The railway network in the state is minimal. Broad gauge lines run 7.98 miles (12.84 km), National Highway roads 227.0 miles (365.3 km), and state roads 680.1 miles (1,094.5 km). Road is the backbone of Nagaland’s transportation network. The state also has over 15,000 km of surfaced roads, but these are not satisfactorily maintained given the weather damage. In terms of population served for each kilometer of surfaced road, Nagaland is the second best state in the region after Arunachal Pradesh.

Nagaland

Cuisine

Naga cuisine, of the Naga people, features meats and fish, which are often smoked, dried or fermented . The various Naga tribes have their own cooking varieties, but they often interchange recipes. A typical Naga table consists of a meat dish, a boiled vegetable dish or two, rice and a chutney (Tathu). Nagas tend to prefer boiled edible organic leaves. Some common dishes are “fermented bamboo shoot” (made from the tender shoot of the Bamboo tree) with fish and pork. axone(soyabean boiled, fermented and either smoked or sun dried) with smoked pork and beef. Smoked meat is produced by keeping the meat above the fire or hanging on the wall of the kitchen for anywhere between 1 day to 2 weeks or longer, which could last for the whole year ahead. Anishiis fermented taro leaves made into patties and smoked over the fire or sun dried . Naga food tends to be spicy(chillies). There are different varieties of chillies in Nagaland. The ginger used in the Naga cuisine is spicy, aromatic and is different from the common ginger. The garlic and ginger leaves are also used in cooking with meat. Sichuan pepper is a popular spice used by the nagas.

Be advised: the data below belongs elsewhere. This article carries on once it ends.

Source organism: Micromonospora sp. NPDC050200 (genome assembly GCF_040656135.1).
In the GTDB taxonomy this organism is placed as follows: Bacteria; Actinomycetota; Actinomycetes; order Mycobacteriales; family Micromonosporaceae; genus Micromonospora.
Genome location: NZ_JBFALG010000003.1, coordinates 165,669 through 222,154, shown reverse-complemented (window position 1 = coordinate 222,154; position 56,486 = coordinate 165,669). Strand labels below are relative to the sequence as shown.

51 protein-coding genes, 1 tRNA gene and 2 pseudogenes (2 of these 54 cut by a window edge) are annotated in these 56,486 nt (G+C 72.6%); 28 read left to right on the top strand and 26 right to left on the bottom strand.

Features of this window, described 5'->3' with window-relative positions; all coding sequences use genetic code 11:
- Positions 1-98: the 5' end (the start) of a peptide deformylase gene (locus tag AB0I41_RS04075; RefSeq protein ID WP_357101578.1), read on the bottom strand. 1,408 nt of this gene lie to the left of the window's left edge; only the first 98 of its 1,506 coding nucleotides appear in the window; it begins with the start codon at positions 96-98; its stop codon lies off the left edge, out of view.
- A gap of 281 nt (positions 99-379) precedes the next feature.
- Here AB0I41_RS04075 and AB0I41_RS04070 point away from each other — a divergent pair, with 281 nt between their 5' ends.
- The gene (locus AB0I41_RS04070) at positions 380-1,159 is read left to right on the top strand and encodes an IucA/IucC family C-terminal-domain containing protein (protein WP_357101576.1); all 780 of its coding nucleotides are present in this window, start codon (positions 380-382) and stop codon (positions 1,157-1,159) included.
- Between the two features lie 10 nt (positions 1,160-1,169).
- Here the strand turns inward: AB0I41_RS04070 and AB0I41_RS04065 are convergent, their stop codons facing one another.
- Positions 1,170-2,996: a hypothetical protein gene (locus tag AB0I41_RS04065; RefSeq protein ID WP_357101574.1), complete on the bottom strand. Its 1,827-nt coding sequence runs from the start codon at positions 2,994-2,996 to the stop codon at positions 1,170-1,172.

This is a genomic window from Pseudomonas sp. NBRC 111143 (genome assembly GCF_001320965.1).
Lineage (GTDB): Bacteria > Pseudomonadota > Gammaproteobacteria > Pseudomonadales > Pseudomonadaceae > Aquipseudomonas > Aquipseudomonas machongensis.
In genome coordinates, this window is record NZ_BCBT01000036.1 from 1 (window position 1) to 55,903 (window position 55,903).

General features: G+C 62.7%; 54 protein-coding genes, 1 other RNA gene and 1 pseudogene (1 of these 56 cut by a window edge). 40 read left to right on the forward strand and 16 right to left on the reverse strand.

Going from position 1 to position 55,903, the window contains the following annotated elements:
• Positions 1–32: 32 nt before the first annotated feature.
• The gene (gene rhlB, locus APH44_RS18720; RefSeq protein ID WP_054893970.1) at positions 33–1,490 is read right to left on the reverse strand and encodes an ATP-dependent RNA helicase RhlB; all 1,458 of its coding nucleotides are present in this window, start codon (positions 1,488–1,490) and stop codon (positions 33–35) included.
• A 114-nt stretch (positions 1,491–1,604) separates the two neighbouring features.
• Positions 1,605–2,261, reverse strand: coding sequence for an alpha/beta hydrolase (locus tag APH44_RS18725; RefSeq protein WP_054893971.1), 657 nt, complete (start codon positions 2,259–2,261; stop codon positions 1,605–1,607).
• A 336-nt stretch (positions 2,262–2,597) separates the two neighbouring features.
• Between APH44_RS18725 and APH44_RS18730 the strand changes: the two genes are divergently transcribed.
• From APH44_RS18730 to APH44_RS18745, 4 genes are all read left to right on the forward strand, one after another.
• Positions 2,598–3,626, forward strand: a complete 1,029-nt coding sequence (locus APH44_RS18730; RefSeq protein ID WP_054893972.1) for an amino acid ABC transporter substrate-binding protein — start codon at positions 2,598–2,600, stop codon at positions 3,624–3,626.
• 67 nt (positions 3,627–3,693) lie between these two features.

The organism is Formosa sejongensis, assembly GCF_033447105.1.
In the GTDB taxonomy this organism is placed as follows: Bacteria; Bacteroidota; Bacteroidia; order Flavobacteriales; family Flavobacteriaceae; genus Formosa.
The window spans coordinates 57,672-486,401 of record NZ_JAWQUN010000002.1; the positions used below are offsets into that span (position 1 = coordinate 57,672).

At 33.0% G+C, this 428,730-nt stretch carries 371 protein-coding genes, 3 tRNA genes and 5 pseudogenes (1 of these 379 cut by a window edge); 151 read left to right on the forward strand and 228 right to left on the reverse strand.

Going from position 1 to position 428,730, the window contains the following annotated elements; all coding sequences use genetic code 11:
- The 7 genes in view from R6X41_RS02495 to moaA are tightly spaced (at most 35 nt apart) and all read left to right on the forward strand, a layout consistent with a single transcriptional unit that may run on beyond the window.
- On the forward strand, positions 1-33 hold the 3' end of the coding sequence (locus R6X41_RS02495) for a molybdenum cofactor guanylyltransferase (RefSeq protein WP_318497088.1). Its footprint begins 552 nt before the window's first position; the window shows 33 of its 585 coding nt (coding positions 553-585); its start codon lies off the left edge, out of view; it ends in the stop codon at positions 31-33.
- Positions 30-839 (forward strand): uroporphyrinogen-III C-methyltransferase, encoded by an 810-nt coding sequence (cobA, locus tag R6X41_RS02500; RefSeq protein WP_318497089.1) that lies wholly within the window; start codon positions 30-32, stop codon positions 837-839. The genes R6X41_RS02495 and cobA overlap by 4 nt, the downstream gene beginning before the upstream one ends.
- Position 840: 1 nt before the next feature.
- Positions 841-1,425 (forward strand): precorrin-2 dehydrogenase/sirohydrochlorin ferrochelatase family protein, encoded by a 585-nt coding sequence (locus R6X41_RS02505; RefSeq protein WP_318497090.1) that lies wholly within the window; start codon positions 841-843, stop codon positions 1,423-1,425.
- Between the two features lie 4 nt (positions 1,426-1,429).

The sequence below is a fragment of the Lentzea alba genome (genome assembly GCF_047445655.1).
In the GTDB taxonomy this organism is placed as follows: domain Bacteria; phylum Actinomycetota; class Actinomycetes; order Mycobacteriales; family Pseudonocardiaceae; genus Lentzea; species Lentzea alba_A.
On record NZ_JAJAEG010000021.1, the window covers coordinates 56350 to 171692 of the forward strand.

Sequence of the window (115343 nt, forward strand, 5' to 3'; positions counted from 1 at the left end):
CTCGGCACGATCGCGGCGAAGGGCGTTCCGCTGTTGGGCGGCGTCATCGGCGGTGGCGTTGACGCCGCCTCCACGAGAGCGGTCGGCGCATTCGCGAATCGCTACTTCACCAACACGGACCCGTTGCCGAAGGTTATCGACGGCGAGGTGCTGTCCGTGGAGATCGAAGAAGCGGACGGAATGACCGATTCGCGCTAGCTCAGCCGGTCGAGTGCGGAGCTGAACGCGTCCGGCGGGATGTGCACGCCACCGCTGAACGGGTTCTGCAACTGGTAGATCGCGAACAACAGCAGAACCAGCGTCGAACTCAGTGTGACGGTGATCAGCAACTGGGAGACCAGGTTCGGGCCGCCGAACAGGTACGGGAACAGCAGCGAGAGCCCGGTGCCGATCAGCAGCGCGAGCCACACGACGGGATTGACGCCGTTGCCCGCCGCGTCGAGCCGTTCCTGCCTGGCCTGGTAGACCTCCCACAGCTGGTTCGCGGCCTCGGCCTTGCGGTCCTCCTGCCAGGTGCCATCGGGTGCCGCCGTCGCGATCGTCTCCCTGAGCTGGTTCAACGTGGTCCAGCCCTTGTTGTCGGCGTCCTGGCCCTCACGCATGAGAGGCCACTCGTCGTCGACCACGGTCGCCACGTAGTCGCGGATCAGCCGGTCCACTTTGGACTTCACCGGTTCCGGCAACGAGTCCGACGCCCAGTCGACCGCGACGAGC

Dance and Music